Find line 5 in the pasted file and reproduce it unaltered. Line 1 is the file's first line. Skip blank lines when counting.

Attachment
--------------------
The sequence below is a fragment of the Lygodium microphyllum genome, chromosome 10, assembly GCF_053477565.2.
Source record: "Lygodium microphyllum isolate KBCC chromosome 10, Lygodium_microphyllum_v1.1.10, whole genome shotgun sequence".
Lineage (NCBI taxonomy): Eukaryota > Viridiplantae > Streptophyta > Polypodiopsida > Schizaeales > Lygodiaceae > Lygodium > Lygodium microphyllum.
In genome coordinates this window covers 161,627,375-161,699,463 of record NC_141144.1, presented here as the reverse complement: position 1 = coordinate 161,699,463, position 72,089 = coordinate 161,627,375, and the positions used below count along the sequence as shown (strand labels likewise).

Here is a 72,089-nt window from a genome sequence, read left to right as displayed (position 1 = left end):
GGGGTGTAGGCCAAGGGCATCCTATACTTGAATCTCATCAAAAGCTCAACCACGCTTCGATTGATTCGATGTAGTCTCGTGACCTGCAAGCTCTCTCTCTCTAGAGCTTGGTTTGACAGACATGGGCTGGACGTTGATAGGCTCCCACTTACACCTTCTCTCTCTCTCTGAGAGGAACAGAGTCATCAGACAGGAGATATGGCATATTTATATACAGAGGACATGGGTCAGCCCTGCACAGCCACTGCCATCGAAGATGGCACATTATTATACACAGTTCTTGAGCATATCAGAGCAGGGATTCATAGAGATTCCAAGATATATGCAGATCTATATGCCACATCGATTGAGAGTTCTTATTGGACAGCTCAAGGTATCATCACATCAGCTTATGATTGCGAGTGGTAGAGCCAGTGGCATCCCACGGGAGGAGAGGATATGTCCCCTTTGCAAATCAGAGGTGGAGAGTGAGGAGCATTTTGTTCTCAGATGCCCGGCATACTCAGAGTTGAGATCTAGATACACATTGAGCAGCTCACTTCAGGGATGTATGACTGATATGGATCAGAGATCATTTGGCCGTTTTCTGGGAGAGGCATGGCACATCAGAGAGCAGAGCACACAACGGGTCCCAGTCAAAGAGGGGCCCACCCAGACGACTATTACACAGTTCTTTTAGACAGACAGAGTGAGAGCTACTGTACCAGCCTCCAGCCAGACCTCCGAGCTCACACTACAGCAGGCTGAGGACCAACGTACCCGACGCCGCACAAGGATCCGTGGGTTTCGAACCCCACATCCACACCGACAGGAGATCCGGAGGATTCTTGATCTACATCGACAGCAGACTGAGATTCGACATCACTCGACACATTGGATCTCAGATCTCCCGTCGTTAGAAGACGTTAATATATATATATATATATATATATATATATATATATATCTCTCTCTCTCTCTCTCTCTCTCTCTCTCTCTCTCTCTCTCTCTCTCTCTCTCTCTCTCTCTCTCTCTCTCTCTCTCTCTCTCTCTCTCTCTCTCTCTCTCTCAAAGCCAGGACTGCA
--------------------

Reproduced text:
Here is a 72,089-nt window from a genome sequence, read left to right as displayed (position 1 = left end):